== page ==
Yes, It’s Safe to Travel to Costa Rica


When planning a vacation, especially with the family, it’s natural to be concerned about safety. Is the hotel in a good area? Is there a lifeguard at the pool? When planning a vacation abroad, these feelings can become even more unsettling. Is there political unrest in the area? Are tourists targeted for crime?

Of course, no country can guarantee complete safety at all times, not even the country one calls home. But with a little research, and a lot of common sense, it is possible to set off on an international adventure with the people you love – and the peace of mind that you’ll all return just has happy and healthy as you left.

If you and your crew are looking to enjoy beautiful beaches, perfect surf, lush rainforests, towering mountain ranges, gushing waterfalls, rich biodiversity, inspiring conservation efforts, proud history, lovely locals and colorful culture, Costa Rica is calling! Read on for the reasons you should answer…

Costa Rica is a small, Central American country considered one of the happiest places on earth. Politically stable, peaceful and democratic – with a well-developed tourist industry of about 2 million annual visitors – Costa Rica is nicknamed the “Switzerland of Central America.” Far from terror attacks and turbulent world politics, Costa Rica boasts world-class doctors and hospitals, easy access to healthcare, and yes, the tap water is safe to drink.


Costa Rica is very visitor-friendly. Traveling from the United States simply requires a passport, valid for 30 days after your arrival, and a pre-paid ticket home.


This really boils down to common sense, and should be practiced no matter where you are:

• Exit the airport quickly, with luggage in tow.
• Don’t carry large amounts of cash or wear valuable jewelry.
• Use your hotel room safe.
• Don’t use the ATM at night.
• Don’t walk the beach, alone, at night.
• Carry a copy of your passport rather than the original.
• Only use licensed taxis: red or orange with numbered yellow triangles painted on the side.
• Use caution driving at night or hire a professional.
• Use only properly licensed tour companies.
• Email yourself a scanned copy of all important receipts, confirmations, and travel documents.
• Avoid logging into private accounts or viewing confidential information when you are tapped into an unsecured wi-fi signal.
• Do not leave possessions unattended and/or in unlocked vehicles.
• Release any international travel spending bans on your credit card.
• Do not rely on Travelers’ Checks.
• Check and double-check your currency conversion for fraud.
• Split your cash and credit cards in case of theft.
• Beware of “good Samaritan” scams, especially in busy tourist destinations.


Violent crime is quite rare in Costa Rica. The biggest danger is petty theft in highly populated areas, typically, around Christmas. In fact, the country is so safe and stable, they abolished their army nearly 70 years ago. Regardless, as an added precaution, you can enroll in the State Department’s Smart Traveler Enrollment Program, which provides security updates and allows the nearest U.S. embassy or consulate to contact you in case of emergency.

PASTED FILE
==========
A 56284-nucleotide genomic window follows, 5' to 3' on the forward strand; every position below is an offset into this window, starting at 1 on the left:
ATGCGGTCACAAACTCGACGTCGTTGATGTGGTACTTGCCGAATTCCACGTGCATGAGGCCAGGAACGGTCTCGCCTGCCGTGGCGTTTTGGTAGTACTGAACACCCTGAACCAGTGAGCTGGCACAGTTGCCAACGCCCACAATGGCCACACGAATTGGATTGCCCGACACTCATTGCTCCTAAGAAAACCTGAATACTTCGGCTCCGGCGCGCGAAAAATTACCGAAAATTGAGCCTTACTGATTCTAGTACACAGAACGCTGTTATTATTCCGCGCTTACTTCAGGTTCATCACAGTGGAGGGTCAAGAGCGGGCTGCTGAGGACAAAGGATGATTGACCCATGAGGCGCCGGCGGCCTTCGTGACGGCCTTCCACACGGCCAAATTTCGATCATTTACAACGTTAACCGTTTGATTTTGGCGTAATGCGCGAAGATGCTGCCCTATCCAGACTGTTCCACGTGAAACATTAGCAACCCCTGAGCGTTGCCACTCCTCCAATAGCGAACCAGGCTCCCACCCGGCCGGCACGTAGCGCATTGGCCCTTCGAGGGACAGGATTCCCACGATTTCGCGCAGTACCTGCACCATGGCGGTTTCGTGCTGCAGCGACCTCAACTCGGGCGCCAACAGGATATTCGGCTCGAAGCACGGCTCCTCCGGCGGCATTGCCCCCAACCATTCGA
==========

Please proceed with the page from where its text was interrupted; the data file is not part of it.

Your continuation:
The Centers for Disease Control and Prevention recommends that your routine vaccinations are up to date, (which is always a good idea), before leaving for Costa Rica. As in the United States, dialing 911 in an emergency will connect you with an English-speaking operator who can provide assistance. Should you require medical care, expect to pay cash upfront for services.


If you’re not going to Costa Rica to surf, (which would be tragic), you still need to be aware of the water conditions. Both the Caribbean and Pacific coasts are subject to dangerous currents, riptide and undertow and should be approached with caution. Lifeguards aren’t typically present and dangerous beaches usually aren’t marked; although the surf break that we use does have lifeguards and a program funded by Witch’s Rock Surf Camp. Just as you would in any body of water, remain alert.


While Spanish is the native language of Costa Rica, most locals working in the tourism industry know English. If, however, you find yourself off the beaten path, knowing the following phrases may prove beneficial:

• ¿Cómo llego a ___? (How do I get to…?)
• ¿Dónde está el baño? (Where is the bathroom?)
• ¿Dónde está el hotel ___? (Where is the ___ hotel?)
• ¿Dónde está el restaurante ___? (Where is the ___ restaurant?)
• ¿A qué hora es el ___? (At what time is the ___?)
• ¿Cuánto tiempo se tarda en ___? (How long does it take to ___?)
• Soy alérgico a ___ (I am allergic to ___)
• No puedo tener ___ (I cannot have ___)
• No puedo comer ___ (I cannot eat ___)
• ¿Tiene esto ___? (Does this have ___?)
• Me siento mal (I feel sick)

Costa Rica is one of the cleanest, greenest countries on Earth. It came in 34th on the Global Peace Index, (the United States came in 114th), and was just named the best place in the world to retire by International Living. If you’re looking for a tropical, family-friendly, safe destination for travel, Costa Rica awaits you! But do beware, may visitors have become addicted to the Pura Vida lifestyle, fortunately for which there is no cure.


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